A lot of people post things that kill their job prospects. They can similarly damage their employers marketing prospects. To that extent they should be prepared for peer review, and see what it looks like when their public face is viewed with respect to their employer's public goodwill.

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I hope this is more of a internet connection bandwidth usage issue and not some type of clock punching.

Management needs to focus on the work product getting done. This seems like a better use of their time.

You may want to consider the advantages of people using Facebook. For some, it is an efficient means to stay in touch with friends and other things. Sure, you can demand they do it on their own time and away from company computers, but consider some of the ideas in the book Scarcity. Is it possible that being away from FB too long is actually going to distract your employees? This could be a problem when work requires high levels of concentration. It's like being on a diet and thinking about nothing but food.

  • I suspect your first point is an overly optimistic perspective... but +1 regardless. Scarcity is the opposite I guess. – enderland Sep 12 '13 at 2:17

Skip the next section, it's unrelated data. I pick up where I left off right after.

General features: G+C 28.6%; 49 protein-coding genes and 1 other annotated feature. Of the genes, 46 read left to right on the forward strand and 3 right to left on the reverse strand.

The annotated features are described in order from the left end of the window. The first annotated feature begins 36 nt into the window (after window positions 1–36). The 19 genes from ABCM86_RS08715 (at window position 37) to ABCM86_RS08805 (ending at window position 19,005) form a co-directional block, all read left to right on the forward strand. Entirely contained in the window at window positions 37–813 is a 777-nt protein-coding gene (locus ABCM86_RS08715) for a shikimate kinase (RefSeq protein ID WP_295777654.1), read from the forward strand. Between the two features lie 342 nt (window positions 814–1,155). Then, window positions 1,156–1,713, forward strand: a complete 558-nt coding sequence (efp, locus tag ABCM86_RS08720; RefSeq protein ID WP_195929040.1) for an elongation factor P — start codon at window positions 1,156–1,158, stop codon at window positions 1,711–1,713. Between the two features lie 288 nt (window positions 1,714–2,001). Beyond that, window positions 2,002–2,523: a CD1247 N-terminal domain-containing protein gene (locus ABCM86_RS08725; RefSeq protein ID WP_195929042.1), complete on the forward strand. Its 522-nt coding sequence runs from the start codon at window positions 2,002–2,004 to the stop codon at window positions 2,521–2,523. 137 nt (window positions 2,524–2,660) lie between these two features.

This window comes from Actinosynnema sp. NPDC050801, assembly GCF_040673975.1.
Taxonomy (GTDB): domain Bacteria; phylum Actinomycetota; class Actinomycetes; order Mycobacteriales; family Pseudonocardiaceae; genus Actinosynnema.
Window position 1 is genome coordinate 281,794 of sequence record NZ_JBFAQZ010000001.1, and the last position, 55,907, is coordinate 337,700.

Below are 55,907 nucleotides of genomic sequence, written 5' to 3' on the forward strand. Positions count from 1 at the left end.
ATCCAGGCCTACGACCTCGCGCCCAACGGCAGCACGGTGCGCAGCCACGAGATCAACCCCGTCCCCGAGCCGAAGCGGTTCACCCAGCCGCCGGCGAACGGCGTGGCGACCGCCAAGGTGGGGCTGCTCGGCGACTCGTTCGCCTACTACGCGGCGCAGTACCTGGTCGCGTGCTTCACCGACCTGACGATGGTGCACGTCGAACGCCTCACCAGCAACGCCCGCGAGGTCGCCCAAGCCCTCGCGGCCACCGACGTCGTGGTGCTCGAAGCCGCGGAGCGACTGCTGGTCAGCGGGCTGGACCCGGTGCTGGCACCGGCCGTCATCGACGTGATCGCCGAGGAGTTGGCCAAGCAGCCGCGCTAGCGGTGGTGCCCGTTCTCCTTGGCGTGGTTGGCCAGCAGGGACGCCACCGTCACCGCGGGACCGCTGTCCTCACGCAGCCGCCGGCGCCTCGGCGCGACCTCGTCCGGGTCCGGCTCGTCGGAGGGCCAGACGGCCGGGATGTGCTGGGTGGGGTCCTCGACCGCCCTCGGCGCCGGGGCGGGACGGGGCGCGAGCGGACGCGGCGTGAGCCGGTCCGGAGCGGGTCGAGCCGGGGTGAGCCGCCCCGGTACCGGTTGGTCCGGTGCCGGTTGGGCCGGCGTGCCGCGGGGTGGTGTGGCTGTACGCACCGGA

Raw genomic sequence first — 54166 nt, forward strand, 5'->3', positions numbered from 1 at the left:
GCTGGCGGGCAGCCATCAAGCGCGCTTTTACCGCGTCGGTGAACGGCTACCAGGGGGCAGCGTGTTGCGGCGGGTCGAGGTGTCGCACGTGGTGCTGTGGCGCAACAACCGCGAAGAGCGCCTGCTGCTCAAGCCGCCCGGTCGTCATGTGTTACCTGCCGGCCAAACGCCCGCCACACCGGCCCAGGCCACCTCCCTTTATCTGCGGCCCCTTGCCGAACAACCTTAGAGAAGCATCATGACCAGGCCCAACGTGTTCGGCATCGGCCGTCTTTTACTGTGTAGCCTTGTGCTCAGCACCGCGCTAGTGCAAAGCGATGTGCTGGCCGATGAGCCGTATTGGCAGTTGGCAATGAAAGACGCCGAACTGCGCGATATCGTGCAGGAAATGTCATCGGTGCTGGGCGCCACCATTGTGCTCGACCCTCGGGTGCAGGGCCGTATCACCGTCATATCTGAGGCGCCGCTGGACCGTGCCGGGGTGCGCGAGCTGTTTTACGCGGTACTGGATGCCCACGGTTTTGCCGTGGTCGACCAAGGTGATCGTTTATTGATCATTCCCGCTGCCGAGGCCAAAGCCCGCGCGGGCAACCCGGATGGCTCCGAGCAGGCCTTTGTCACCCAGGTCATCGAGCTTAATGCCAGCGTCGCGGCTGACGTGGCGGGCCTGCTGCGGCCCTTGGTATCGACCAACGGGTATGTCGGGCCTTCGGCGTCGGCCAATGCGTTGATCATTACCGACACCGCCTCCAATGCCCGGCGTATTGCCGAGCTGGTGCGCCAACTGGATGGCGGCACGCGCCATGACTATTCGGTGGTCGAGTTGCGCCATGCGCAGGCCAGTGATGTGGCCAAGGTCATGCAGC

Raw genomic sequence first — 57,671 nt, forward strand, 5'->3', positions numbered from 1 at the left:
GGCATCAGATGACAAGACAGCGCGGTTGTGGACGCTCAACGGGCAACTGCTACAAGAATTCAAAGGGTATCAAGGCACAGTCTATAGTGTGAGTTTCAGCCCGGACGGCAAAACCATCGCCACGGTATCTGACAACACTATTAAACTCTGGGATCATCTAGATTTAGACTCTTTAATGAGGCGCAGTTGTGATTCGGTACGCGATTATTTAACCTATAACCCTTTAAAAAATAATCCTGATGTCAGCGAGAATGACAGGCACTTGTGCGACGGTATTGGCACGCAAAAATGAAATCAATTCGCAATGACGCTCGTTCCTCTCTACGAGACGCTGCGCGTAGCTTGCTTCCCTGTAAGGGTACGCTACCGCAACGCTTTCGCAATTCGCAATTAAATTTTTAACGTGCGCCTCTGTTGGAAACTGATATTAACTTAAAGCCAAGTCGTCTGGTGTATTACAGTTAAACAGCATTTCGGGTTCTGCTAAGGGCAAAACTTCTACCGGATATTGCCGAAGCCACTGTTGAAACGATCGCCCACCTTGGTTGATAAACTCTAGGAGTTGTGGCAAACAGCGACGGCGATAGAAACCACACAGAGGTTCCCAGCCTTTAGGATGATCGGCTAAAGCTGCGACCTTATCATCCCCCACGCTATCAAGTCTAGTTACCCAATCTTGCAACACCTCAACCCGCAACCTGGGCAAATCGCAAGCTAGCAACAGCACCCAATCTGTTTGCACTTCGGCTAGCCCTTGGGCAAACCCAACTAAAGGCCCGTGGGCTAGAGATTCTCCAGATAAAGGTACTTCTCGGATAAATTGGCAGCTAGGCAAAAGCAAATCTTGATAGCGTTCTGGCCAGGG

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Unless your business relies on people being on Facebook and other social networks to promote your products and services, I don't see any point in allowing access to social networks.

At my previous job, all traffic went through proxies. Facebook and other social networks were never allowed to begin with. So no problems there.

Banning Facebook would be appropriate. The employees are getting paid your money to do a job.

A middle path would be to let everyone know Facebook will be banned in a week due to misuse/abuse. (If the use of Facebook declines that week, it's optional for you if you want to enforce the ban or not).

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    What about lunch breaks? That is the employees down time, relaxation time, some people like to do this through social networking, they aren't being paid to work then. Have you considered that factor? Other than that, good answer! – Rhys Sep 11 '13 at 8:16
  • Some filtering proxies allow time-based rules - so you can block sites like Facebook when people should be working, but allow them in designated break times and out of hours. Still more sophisticated ones allow a limited quota of "personal time" per day - eg. trying to go to a time-blocked site will (on confirmation that you want to) start a 5-minute period when you can do what you like, and deduct 5 minutes from your quota. Once your quota is used for that day, tough. – Julia Hayward Sep 11 '13 at 9:16
  • @RhysW: We had a public computer in the common area with unrestricted access to the open Internet. Otherwise, useful sites like the Stack Exchange was not blocked though! – Kent Sep 11 '13 at 10:54